Event review: Croydon Bach Choir’s Spring Concert

By - Friday 12th May, 2017

A celebration of music itself

In rehearsal.
Photo by Moira O’Donnell, used with permission.

On Saturday 1st April, about 300 people gathered in St Mildred’s Hall to joyfully share complex sound patterns; to participate or to watch the orchestra and singers throwing sounds between themselves, to and fro, in and out, the rhythm escalating, ricocheting with rippling patterns reminiscent of waves crashing on to the shore, or of birds circling up in what appears at times as chaos and then settles to the shape and patterns of migration.

The orchestra cast out a far wider range of sound and colour than the human voice could produce. Its sounds rippled through the air waves and reached the far corners of the hall. Joyous and piercing, each instrument picked up and resonated with the next, creating an emotional experience. The orchestra members looked happy, young and vibrant; their music was playful and spoke of their youth and energy.

The choir members by contrast were older, and that was reflected in their voice range, but they were also amateurs – people who sing for love. That love of the music was communicated between themselves and towards the audience, capturing and engaging and embracing all in the room in this activity of pattern making with sounds. They were modest people, who would probably never claim to be great mathematicians, but whose understanding of sound enables them to play with it at a skill level that packs a large hall and enables them to invite professional musicians to the game.

The conductor’s whole body communicated with the orchestra and choir

The soloists, the professional singers, slipped in to join this community and add some edge to the performance, but also showed respect to their amateur counterparts and celebrated their endeavours. They were well-chosen singers who communicated well with the community, both singers and audience, and could project their voices to fill St Mildred’s Hall, which has acoustics which eat all but the most powerful voices.

The whole performance was held together by Tim Horton, the music director, who led with controlled energy. Sound processing is a whole body experience and Tim’s whole body communicated with the orchestra, choir and audience, skilfully teasing out the best to balance all elements before him and create one performance.

Sound processing is the first of our senses to develop in our mothers’ wombs; it is connected to all of our other senses, our emotions and our well-being. Music is the axle grease that makes our whole body work well. We process sound through both air and bone conduction of sound waves. The audience members in the room sat silently and bathed in the sounds that washed over them; their minds danced with the soaring sounds. I could not help thinking that they missed something by not standing to listen and use their whole bodies to engage with the sound, but that is the culture of such an event.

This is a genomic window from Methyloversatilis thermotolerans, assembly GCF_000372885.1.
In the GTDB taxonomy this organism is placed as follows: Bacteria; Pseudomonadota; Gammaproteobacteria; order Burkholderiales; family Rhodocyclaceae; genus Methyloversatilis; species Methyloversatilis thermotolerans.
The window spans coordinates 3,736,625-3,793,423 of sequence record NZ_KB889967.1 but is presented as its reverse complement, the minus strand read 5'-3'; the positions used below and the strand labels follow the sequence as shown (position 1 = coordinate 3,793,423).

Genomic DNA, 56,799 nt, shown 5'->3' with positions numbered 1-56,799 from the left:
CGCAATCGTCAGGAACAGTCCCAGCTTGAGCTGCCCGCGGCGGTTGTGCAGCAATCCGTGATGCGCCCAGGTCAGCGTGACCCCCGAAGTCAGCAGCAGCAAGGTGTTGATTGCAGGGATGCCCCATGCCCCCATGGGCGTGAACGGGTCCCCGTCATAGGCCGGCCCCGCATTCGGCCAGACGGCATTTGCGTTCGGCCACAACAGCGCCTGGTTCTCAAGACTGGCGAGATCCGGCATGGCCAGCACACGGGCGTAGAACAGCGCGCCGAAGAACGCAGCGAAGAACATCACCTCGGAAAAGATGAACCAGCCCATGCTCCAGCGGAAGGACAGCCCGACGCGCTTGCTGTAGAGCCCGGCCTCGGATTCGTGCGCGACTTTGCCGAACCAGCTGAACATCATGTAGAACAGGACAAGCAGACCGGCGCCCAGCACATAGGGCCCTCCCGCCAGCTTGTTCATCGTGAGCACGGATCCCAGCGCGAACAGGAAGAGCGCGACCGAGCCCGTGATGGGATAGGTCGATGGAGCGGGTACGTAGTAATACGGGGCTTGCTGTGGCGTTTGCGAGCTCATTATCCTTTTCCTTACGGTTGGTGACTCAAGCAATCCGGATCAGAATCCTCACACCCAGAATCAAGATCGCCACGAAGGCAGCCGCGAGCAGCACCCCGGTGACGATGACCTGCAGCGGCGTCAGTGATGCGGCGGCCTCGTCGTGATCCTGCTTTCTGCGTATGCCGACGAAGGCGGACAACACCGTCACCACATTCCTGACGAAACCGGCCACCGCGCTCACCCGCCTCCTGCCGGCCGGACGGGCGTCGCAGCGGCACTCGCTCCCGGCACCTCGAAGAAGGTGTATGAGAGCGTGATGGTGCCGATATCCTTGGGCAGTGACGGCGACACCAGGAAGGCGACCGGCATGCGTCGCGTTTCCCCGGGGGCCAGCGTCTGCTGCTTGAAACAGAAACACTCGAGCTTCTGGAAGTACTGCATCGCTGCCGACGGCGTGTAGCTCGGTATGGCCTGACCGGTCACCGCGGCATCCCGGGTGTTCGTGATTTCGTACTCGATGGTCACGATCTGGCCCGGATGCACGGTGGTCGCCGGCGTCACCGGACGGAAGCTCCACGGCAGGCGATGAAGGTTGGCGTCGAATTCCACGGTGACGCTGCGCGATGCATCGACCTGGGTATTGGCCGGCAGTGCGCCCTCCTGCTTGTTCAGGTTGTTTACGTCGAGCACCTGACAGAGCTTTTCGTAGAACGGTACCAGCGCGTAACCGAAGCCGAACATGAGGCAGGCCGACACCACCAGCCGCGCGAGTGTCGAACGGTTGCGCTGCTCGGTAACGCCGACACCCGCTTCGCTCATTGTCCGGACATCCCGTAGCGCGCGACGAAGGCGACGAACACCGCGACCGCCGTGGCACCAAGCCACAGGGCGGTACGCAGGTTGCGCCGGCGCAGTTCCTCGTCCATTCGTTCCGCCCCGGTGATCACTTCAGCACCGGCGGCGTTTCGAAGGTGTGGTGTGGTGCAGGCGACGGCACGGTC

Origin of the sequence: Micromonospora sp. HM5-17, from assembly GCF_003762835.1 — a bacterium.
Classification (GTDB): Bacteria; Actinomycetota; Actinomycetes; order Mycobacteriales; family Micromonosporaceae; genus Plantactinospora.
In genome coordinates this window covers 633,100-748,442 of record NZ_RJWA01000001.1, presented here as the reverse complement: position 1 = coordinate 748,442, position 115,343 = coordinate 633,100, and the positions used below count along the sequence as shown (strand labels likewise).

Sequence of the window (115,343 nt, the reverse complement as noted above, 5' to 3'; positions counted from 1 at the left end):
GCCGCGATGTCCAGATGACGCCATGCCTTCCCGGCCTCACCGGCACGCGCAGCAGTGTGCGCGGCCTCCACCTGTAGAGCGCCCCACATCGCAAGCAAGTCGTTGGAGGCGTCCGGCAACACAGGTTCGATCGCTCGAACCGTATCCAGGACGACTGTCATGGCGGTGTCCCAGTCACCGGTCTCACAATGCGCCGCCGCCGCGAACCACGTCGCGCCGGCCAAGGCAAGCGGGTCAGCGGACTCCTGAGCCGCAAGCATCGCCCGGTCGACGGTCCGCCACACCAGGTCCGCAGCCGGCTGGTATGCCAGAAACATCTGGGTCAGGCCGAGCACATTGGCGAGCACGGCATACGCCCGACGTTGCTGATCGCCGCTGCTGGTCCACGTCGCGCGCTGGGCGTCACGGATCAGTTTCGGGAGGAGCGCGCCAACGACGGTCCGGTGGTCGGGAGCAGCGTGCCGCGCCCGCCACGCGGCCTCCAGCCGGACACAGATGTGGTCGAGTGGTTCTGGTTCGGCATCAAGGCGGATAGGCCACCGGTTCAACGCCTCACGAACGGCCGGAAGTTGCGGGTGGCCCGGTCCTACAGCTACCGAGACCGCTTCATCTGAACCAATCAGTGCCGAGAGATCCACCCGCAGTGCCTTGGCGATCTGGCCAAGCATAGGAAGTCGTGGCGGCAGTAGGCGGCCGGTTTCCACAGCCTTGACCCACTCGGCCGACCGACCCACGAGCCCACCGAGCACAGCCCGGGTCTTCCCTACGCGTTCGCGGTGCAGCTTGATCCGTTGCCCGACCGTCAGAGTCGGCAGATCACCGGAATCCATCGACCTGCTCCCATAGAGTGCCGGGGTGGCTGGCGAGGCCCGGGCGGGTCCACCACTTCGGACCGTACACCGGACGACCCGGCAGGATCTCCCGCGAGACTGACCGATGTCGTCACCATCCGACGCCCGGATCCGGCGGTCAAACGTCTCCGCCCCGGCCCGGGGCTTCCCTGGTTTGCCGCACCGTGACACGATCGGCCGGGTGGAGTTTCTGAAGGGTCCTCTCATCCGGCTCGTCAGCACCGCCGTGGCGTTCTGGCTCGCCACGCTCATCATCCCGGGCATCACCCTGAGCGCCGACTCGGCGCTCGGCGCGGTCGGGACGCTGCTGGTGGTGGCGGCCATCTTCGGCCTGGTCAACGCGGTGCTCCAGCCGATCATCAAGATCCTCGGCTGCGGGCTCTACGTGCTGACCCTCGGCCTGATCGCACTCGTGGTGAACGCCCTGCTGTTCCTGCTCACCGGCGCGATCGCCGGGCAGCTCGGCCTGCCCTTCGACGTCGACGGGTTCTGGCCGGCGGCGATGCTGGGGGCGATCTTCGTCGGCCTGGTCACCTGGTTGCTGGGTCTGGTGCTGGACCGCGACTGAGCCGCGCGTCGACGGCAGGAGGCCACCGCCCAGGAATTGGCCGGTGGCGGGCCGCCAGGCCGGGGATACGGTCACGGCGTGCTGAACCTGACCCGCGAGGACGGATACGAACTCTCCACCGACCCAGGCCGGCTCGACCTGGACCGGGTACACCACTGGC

It was about inclusion and letting everyone come along and engage

The event in the break and at the end generated a great deal of community engagement; it was a chance for old friends to meet up, exchange kind words of support and arrange to meet again soon. The performance provided a space for them to sit quietly together and engage in something far more complex and beautiful than the usual daily chatter.

It was a splendid event on so many levels. It was a kind event. It was about inclusion and letting everyone come along and engage in a way that they felt comfortable with. Even the price of the drinks was only a suggestion. It was community music and art at its very best – good quality with ordinary people.

Music is very good for you; it is extraordinarily good for your mental health, probably much better than joining a gym. The choir rehearses on Wednesday evenings between 8pm and 10pm.

Correction: An earlier version of this piece erroneously stated that Croydon Bach Choir is a non-audition choir and that anyone may join it. Details of the choir’s application process can be found on its website.

Charlotte Davies

Charlotte Davies

I am an Educational Consultant, Director of Fit 2 Learn CIC, Fellow of the Royal Society of the Arts. My teaching experience has covered Economics and Business Education including Enterprise; I have worked as a senior teacher. I now work to identify the root causes of educational under-achievement.

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  • Anne Giles

    I heartily agree that music is good for you. We play a CD over breakfast every morning and always have one on when we are driving. We don’t like classical music, so in our case it is folk, country, jazz or rock. All music is an art form, of course.